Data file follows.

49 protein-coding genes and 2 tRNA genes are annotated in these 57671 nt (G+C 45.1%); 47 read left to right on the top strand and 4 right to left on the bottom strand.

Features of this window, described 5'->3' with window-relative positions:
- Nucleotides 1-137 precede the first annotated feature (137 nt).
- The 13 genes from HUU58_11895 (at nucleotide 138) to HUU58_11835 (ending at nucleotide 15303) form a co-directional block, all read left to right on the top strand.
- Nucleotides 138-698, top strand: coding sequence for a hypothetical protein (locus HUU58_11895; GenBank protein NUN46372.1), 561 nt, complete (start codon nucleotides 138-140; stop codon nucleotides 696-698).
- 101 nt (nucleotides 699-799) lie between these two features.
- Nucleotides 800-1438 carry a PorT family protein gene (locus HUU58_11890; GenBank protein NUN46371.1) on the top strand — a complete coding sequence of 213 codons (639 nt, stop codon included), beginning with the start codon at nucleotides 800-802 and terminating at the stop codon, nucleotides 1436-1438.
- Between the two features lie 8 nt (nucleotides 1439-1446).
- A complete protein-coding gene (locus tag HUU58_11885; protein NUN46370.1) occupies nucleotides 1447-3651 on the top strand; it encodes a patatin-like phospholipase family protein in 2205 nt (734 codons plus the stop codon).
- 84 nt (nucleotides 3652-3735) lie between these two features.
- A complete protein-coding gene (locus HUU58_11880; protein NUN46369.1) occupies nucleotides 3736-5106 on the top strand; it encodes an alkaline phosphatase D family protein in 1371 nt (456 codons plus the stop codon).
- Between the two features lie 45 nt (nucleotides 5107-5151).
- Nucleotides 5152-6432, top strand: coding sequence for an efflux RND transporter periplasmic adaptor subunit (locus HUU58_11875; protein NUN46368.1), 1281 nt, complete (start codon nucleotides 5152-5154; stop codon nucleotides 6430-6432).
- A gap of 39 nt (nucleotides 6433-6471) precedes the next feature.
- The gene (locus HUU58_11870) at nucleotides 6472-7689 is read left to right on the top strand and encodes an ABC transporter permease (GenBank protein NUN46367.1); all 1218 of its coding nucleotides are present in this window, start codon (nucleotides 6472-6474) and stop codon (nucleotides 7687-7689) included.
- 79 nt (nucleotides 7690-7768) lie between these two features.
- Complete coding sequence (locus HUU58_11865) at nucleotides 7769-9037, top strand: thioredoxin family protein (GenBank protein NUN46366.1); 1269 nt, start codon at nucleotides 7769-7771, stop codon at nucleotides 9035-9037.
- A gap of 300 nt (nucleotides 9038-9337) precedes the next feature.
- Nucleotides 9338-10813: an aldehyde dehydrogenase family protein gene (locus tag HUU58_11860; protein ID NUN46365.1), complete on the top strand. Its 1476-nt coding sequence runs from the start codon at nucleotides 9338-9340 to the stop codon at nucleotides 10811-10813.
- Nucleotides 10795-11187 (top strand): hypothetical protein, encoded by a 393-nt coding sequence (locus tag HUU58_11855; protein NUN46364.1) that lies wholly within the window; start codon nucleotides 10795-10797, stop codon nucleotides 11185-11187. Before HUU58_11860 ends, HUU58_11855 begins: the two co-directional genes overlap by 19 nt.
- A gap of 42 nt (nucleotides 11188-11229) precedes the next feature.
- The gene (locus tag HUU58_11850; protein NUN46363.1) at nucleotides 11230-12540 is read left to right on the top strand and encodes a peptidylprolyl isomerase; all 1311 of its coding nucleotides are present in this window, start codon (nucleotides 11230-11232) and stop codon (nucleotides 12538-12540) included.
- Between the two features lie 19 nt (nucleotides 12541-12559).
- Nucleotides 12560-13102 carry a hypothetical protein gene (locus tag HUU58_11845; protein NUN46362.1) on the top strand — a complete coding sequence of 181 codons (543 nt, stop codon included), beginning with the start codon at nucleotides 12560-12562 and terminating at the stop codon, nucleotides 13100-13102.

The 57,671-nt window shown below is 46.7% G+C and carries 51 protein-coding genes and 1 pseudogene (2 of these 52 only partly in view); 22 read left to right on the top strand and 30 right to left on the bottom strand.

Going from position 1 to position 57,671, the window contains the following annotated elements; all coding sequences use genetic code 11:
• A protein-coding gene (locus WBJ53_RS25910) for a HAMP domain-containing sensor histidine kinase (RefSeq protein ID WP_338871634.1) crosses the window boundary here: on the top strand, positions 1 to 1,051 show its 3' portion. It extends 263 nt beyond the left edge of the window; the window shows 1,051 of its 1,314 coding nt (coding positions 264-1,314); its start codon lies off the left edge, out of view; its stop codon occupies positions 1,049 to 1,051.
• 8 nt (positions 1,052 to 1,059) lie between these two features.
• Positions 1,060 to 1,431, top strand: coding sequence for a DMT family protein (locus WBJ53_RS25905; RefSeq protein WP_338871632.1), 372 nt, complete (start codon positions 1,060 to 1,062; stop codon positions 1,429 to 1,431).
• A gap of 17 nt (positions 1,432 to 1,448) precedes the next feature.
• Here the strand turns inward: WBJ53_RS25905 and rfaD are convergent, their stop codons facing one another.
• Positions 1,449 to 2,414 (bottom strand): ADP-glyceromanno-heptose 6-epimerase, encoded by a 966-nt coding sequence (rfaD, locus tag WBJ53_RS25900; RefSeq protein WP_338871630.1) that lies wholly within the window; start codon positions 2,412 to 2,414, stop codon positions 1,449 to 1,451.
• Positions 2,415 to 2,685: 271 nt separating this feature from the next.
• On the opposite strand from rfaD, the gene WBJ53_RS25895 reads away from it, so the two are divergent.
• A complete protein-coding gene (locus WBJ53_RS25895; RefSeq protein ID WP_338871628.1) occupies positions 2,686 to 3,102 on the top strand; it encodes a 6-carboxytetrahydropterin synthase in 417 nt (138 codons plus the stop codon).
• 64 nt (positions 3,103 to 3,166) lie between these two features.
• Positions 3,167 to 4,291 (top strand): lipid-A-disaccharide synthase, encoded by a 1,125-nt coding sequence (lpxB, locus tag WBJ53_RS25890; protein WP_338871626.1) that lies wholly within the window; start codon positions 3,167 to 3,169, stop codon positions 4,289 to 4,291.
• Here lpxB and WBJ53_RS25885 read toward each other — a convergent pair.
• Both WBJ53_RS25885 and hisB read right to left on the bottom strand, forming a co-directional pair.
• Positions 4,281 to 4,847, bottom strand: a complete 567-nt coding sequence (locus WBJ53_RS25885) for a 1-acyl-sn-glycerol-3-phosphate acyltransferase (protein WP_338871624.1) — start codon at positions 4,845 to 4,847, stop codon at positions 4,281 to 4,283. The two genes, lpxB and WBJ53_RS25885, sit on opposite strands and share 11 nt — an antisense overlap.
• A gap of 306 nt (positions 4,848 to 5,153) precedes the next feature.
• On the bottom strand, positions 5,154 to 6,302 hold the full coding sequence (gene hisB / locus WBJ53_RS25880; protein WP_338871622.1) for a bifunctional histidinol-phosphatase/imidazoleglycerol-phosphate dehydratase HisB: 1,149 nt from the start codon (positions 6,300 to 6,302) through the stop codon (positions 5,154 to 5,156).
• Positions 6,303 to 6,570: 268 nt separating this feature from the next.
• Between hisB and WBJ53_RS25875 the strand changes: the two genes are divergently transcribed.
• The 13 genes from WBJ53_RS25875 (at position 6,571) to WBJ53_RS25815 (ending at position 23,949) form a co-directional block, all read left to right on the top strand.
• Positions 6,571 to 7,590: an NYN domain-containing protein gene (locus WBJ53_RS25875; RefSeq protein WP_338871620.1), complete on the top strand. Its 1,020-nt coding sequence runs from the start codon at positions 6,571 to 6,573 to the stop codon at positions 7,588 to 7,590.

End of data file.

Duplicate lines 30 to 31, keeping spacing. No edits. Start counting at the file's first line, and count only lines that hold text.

• A gap of 17 nt (positions 1,432 to 1,448) precedes the next feature.
• Here the strand turns inward: WBJ53_RS25905 and rfaD are convergent, their stop codons facing one another.